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We Need More Activist Athletes Like LeBron James

Could the basketball star be the new standard bearer for black empowerment?
 
 
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Photo Credit: via youtube

 
 
 
 

There was no NBA player more unequivocal in his public criticism of the Los Angeles Clippers owner Donald Sterling's  bigoted remarks this year than LeBron James, who boycotted by vowing not to play next season – for any team –  if Sterling still had a franchise.

There were few professional athletes more demonstrative in their disgust with the fatal shooting of the unarmed black teenager Trayvon Martin two years ago than LeBron James, who protested by convincing his Miami teammates to pose for a special photograph donning hoodies like the one Martin wore when he was slain, then told his tens of millions of fans on social media:  We Want Justice.

And in between, the most powerful player in sports, despite being the richest player in the league, considered running for president of his union: it was LeBron James who would have picketed against NBA owners by insisting on  a larger share of revenues for the labor.

After that transformation – from the narcissism of The Decision to bolt for Miami four years ago, to the nationalism bordering on activism of today – it was difficult not to squirm on Friday afternoon. Yes, James  was universally celebrated for coming home to Cleveland, for burying the hatchet in favor of doing for his home state what he'd done for Miami: win a championship. But how did he square his radical maturity with what he had actually done? Because LeBron James is delivering his prodigious athletic talent to an owner, Dan Gilbert, who not only represents the management James disapproved but who has  publicly rebuked James for exercising his freedom to leave Cleveland in the first place. And that is rewarding paternalism with profit, not emasculating he who dared to emasculate you.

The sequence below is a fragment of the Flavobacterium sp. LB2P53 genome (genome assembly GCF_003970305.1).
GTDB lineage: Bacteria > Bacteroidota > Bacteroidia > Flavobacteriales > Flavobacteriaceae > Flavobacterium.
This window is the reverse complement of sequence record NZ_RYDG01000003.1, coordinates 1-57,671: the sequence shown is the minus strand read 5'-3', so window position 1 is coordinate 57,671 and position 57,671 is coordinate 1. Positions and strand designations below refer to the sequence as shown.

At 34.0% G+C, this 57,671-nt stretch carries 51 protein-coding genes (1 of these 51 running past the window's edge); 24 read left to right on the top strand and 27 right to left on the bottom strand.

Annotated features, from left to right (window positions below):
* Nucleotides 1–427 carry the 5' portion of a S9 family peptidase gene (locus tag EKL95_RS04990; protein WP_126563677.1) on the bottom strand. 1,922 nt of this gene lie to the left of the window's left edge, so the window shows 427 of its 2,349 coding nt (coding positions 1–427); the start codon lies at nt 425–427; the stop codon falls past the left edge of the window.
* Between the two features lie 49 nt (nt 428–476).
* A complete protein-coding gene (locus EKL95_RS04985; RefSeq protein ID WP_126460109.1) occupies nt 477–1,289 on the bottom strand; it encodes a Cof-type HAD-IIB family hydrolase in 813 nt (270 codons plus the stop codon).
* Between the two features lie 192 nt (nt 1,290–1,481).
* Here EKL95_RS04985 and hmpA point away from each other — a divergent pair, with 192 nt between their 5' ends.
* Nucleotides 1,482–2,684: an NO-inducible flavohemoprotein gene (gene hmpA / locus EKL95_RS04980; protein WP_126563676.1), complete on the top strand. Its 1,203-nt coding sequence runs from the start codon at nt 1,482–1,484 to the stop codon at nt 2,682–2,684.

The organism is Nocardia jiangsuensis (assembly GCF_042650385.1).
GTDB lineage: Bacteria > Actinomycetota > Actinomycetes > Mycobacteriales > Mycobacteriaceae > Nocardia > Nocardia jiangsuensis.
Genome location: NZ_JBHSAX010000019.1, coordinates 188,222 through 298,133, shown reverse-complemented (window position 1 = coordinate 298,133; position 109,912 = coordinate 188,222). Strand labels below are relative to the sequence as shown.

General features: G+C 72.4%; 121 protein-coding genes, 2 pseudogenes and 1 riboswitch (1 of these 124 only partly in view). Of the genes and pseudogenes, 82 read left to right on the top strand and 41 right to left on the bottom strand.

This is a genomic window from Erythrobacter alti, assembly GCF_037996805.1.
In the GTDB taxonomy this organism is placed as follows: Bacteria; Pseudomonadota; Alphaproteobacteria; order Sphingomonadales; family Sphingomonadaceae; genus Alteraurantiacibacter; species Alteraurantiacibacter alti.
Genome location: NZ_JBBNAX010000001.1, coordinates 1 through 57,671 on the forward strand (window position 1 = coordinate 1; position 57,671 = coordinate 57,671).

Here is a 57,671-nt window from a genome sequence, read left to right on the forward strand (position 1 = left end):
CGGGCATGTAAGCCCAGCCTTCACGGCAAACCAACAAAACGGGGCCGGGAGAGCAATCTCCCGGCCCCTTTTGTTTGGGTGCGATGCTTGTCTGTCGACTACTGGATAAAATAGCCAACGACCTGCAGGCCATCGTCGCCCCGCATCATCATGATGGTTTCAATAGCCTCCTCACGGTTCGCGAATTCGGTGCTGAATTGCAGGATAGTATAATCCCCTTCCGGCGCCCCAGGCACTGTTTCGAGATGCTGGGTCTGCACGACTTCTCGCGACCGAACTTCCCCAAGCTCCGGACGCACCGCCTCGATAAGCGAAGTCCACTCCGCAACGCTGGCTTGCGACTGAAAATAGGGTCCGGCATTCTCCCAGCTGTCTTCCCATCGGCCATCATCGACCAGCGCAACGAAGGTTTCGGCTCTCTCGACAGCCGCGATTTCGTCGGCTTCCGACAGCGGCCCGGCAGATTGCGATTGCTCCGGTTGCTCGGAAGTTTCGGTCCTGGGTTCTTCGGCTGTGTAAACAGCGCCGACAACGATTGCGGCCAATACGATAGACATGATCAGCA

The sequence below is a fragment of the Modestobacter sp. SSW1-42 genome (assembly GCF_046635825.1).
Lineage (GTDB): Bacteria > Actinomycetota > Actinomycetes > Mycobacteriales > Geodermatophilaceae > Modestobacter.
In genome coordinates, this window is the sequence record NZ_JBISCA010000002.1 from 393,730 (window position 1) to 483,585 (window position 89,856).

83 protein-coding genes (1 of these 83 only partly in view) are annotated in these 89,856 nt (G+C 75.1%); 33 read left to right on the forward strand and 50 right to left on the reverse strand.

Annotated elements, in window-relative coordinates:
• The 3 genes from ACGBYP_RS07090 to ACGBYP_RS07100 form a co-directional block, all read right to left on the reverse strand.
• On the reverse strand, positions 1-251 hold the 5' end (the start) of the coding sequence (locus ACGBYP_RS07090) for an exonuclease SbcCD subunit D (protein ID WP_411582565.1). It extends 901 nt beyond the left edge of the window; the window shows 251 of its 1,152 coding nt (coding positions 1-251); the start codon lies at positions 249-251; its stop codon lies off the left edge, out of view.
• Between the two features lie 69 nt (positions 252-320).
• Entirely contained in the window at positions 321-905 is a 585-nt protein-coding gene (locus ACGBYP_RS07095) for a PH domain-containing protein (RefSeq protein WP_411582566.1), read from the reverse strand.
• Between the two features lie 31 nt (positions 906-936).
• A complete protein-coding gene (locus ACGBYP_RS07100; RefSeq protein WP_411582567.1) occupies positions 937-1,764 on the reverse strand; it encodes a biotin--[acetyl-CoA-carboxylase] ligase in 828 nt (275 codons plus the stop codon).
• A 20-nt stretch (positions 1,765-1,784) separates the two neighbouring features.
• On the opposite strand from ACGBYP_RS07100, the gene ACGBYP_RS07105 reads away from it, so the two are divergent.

You've probably read  James's essay in Sports Illustrated at least once by now. He said a lot of things in those 949 words, but not enough people understand his recasting of the image of the black American athlete into a more powerful political presence. So don't focus on the "apology" part – read between the lines of his his intellectual reasoning. Because this is what nation-building looks like:

I feel my calling here goes above basketball. I have a responsibility to lead ... I want kids in Northeast Ohio, like the hundreds of Akron third-graders I sponsor through my foundation, to realize that there's no better place to grow up. Maybe some of them will come home after college and start a family or open a business ... Our community, which has struggled so much, needs all the talent it can get.

Even when James staged his conceited ESPN special in 2010, he  made sure $2.5m of the ad revenue went to the to the Boys and Girls Clubs of America – including a quarter of that to branches in Ohio, plus  another million in computers and athletic gear for kids – but that is a nearly revolutionary statement. It harkens to Kansas City's oldest community development corporation, the Black Economic Union, started in 1968 by NFL Hall of Famer Jim Brown to spur redevelopment in the city's black neighborhoods. It's an idea that certainly eclipses most anything other sports icons like Michael Jordan, from whom James was handed the supernova torch, ever pronounced so directly.

James, of course, is not the only black athlete using some of his financial and celebrity largesse for community good – Dikembe Mutombo financed an entire healthcare infrastructure in his native Democratic Republic of the Congo – but the combination of self-determination and notoriety is making James the modern-day embodiment of the ideal athlete championed by the sociologist Harry Edwards in Revolt of The Black Athlete: an athlete who understands community building.